Five years ago, Don Snyder was teaching English at Colgate University. He was forty years old and had a wife, three children, a new baby on the way, and what seemed like a secure middle-class future. But then Snyder lost his chance at tenure — and, all of a sudden, he was out of a job.
The Cliff Walk is a moving, clear-eyed account of Snyder’s agonizing loss and what it feels like to fall, rung by rung, down the socio-economic ladder. Snyder chronicles the denial and disbelief he went through as his hopes of finding another teaching job faded after being rejected for ninety positions. He explains how each painful change — selling his house, buying groceries with food stamps — reminded him how much he and his family had taken for granted in their previous life. And he describes how he finally found new hope in a job on a home construction crew in Maine. Working outside for ten hours a day through a vicious winter taught Snyder about his own cowardice and the lies he had come to believe about what a professional life of hard work entitled him to.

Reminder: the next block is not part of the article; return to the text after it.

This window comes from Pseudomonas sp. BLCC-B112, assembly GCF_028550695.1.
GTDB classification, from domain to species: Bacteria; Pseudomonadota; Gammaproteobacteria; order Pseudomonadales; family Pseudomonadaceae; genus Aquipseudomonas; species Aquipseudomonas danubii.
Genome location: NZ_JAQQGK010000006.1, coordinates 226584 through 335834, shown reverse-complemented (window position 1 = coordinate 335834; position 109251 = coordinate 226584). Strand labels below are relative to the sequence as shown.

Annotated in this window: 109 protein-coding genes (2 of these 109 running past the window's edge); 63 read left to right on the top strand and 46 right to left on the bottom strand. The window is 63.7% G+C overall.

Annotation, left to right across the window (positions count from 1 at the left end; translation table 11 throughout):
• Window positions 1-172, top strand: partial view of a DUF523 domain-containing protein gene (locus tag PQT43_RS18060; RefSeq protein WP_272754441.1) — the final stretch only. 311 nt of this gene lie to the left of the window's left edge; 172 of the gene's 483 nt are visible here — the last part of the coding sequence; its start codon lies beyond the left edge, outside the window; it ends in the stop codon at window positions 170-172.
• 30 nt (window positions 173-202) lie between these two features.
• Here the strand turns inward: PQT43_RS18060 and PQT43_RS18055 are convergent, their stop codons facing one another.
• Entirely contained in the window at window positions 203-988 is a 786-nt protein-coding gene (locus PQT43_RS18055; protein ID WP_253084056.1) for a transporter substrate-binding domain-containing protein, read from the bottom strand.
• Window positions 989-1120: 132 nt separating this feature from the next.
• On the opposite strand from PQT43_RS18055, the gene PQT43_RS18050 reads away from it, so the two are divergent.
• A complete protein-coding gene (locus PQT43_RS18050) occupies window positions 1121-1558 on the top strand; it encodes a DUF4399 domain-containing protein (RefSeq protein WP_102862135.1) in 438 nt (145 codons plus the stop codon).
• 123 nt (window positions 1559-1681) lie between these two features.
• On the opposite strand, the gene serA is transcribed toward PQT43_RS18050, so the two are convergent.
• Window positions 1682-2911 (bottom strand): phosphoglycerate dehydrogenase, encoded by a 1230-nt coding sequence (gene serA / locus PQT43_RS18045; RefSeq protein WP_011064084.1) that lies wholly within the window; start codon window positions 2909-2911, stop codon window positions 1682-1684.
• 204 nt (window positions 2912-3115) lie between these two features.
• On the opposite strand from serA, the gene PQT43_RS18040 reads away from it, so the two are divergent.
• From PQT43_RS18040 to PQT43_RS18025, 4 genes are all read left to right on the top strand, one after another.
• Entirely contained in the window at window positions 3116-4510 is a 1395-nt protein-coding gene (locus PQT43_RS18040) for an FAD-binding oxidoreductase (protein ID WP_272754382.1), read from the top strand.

Written with precision and elegance, The Cliff Walk captures the depth of one family’s love and speaks to anyone who has ever wondered what it would be like to be out of a job and out in the cold.